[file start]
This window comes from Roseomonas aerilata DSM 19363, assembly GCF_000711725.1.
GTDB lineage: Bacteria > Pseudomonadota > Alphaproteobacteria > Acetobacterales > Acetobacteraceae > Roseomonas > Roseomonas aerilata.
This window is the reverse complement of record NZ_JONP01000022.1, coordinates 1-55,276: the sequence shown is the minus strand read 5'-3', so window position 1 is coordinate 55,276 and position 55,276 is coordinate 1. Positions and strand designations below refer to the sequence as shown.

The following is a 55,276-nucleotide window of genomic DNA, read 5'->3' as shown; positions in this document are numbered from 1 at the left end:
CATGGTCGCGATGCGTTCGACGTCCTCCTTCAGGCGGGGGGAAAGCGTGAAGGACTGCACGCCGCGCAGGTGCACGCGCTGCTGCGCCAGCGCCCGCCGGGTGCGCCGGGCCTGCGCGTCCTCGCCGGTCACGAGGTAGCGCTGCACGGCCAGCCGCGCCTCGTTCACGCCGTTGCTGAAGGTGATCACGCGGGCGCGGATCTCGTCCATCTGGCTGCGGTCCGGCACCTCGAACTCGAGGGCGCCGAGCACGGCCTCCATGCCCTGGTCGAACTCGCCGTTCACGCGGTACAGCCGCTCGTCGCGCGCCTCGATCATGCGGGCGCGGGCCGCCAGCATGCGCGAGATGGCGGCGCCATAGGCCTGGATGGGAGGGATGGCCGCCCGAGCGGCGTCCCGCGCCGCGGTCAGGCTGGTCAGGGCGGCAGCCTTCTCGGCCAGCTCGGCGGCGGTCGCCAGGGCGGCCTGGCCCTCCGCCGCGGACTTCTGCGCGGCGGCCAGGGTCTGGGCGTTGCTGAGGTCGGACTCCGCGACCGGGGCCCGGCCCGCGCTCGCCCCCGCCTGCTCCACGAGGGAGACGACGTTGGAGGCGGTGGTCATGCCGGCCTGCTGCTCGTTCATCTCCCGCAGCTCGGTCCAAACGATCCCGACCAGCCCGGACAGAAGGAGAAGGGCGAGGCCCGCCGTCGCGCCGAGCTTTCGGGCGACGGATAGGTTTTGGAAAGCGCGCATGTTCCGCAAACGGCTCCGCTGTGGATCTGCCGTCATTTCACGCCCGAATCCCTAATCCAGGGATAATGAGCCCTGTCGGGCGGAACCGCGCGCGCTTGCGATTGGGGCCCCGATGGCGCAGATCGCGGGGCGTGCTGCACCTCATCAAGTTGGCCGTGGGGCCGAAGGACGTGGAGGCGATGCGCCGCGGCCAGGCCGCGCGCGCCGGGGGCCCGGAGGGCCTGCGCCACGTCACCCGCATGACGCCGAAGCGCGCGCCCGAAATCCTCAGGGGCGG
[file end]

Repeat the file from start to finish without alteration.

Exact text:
This window comes from Roseomonas aerilata DSM 19363, assembly GCF_000711725.1.
GTDB lineage: Bacteria > Pseudomonadota > Alphaproteobacteria > Acetobacterales > Acetobacteraceae > Roseomonas > Roseomonas aerilata.
This window is the reverse complement of record NZ_JONP01000022.1, coordinates 1-55,276: the sequence shown is the minus strand read 5'-3', so window position 1 is coordinate 55,276 and position 55,276 is coordinate 1. Positions and strand designations below refer to the sequence as shown.

The following is a 55,276-nucleotide window of genomic DNA, read 5'->3' as shown; positions in this document are numbered from 1 at the left end:
CATGGTCGCGATGCGTTCGACGTCCTCCTTCAGGCGGGGGGAAAGCGTGAAGGACTGCACGCCGCGCAGGTGCACGCGCTGCTGCGCCAGCGCCCGCCGGGTGCGCCGGGCCTGCGCGTCCTCGCCGGTCACGAGGTAGCGCTGCACGGCCAGCCGCGCCTCGTTCACGCCGTTGCTGAAGGTGATCACGCGGGCGCGGATCTCGTCCATCTGGCTGCGGTCCGGCACCTCGAACTCGAGGGCGCCGAGCACGGCCTCCATGCCCTGGTCGAACTCGCCGTTCACGCGGTACAGCCGCTCGTCGCGCGCCTCGATCATGCGGGCGCGGGCCGCCAGCATGCGCGAGATGGCGGCGCCATAGGCCTGGATGGGAGGGATGGCCGCCCGAGCGGCGTCCCGCGCCGCGGTCAGGCTGGTCAGGGCGGCAGCCTTCTCGGCCAGCTCGGCGGCGGTCGCCAGGGCGGCCTGGCCCTCCGCCGCGGACTTCTGCGCGGCGGCCAGGGTCTGGGCGTTGCTGAGGTCGGACTCCGCGACCGGGGCCCGGCCCGCGCTCGCCCCCGCCTGCTCCACGAGGGAGACGACGTTGGAGGCGGTGGTCATGCCGGCCTGCTGCTCGTTCATCTCCCGCAGCTCGGTCCAAACGATCCCGACCAGCCCGGACAGAAGGAGAAGGGCGAGGCCCGCCGTCGCGCCGAGCTTTCGGGCGACGGATAGGTTTTGGAAAGCGCGCATGTTCCGCAAACGGCTCCGCTGTGGATCTGCCGTCATTTCACGCCCGAATCCCTAATCCAGGGATAATGAGCCCTGTCGGGCGGAACCGCGCGCGCTTGCGATTGGGGCCCCGATGGCGCAGATCGCGGGGCGTGCTGCACCTCATCAAGTTGGCCGTGGGGCCGAAGGACGTGGAGGCGATGCGCCGCGGCCAGGCCGCGCGCGCCGGGGGCCCGGAGGGCCTGCGCCACGTCACCCGCATGACGCCGAAGCGCGCGCCCGAAATCCTCAGGGGCGG